8 October 2003


I have just returned from holiday today and been informed that a proposed Road Accident Fund Amendment Bill is to be "fast tracked" through Parliament.

I obtained a copy of the proposed Bill approximately a month ago, and there did not appear to be overly radical changes.

The Bill which is now to be "fast tracked" is. however radical in that it proposes what is in effect retrospective legislation drastically affecting pay outs and the rights of claimants.(See 6(2))

I run a practice in Parow mainly for indigent claimants, and many hundreds of my clients are affected by this proposed Bill. In particular clause 6.2 has been subtly altered from the original documentation, and a lay person would not pick up the retrospectivity which is concealed in it.

It is now necessary that I get hold of these people and tell them how their rights are to be affected by this Bill, and some of them may well be prepared to take a lower cash lump sum prior to this Bill coming into effect, rather than have to prove on a monthly basis that they are indigent, in pain or still injured.

It is grossly unfair to them to "fast track" this type of legislation. It is also impossible for me to contact them in a short space of time as they are virtually all poor people1 and post often does not get to them, and they have difficulty contacting us. as they do not a1ways have money available to arrange transport.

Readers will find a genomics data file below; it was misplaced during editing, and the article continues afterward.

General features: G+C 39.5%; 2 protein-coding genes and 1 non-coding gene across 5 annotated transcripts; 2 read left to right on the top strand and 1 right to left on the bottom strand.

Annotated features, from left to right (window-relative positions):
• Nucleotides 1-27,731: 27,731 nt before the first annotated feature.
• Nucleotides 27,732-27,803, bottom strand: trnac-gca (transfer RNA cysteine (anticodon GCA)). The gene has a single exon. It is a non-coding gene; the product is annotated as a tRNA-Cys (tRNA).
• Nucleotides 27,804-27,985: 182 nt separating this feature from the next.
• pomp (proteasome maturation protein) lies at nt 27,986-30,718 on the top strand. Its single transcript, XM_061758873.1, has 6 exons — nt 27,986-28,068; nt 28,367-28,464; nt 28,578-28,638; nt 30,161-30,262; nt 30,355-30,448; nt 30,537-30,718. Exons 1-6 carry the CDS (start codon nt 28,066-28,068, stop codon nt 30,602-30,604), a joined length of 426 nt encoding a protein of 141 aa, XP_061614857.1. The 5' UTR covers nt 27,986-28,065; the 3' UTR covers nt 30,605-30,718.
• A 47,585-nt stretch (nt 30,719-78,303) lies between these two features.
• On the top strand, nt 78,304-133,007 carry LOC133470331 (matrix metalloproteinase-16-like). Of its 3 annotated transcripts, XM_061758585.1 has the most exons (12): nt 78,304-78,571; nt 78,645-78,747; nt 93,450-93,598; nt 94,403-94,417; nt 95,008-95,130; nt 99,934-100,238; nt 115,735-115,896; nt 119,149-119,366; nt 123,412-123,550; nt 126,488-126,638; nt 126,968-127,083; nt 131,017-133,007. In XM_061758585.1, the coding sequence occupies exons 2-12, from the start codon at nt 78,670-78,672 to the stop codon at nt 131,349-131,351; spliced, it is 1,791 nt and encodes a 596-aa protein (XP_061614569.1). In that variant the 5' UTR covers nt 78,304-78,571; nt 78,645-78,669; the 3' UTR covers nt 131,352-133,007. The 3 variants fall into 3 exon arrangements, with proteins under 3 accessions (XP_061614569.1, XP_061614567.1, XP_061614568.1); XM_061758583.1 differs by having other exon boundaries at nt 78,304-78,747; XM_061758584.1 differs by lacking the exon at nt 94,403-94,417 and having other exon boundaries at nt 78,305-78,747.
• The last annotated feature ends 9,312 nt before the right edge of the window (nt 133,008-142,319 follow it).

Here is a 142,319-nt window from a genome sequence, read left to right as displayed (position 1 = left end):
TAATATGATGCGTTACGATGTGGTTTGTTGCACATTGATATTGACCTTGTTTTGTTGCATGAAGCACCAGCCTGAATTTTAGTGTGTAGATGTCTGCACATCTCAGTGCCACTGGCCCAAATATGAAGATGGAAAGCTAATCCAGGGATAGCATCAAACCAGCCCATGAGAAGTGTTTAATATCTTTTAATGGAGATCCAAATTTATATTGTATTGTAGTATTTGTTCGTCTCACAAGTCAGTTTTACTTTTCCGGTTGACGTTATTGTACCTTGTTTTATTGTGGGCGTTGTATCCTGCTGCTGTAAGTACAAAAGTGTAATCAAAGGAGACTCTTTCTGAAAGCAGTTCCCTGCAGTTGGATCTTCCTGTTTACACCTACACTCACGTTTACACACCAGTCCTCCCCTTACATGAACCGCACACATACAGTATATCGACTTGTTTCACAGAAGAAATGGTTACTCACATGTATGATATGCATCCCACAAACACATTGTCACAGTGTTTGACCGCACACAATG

There appears to have been no warning or consultation regarding this retrospective proposal1 and I trust that a reasonable opportunity will be given to claimants to voice their views on this radical legislation.

Unfortunately this "fast tracked" legislation is following the usual pattern of Road Accident Fund debates, being an "us" and "them" argument between the attorney's profession and the management of the Road Accident Fund. The issue is however the rights of the claimants, and where they are affected by this radical type of legislation an opportunity must be given to attorneys acting for them to give them some indication of how their rights are to change. They might then in turn give certain instructions regarding the constitutionality or desirability of the proposed changes, or accept lower offers already made in lump sum form rather than the annuity payment to be enforced.

Addendum 1 to Submission from Kruger Attorneys

Dear Sir/Madam


I have just been informed by Mr Kruger of our offices about the retrospective legislation which is to be dealt with at the public hearings on the 14th of this month before your portfolio committee.

I do third party work at Kruger & Company and have the following trials set down:

1. Mgumbi 30 October & 8 November 2003

2. Matthee 13 & 14 November 2003

3. Mukkadem 17 & 18 November 2003

4. Mabolo & Majova 27 & 28 November 2003

5. Mbuqe 4, 5 & 11 December 2003

There are also a number of trials set down for January 2004.

I have numerous other matters which are in process, where Offers have been received from the Road Accident Fund, and rejected as being too low.

The above are all substantial Offers relating to future loss of earnings, and lump sums are offered for future loss of earnings.

It is impossible for me at this stage to get hold of all the clients I have to in order to advise them of the changes which are being pushed through without notice as set out above.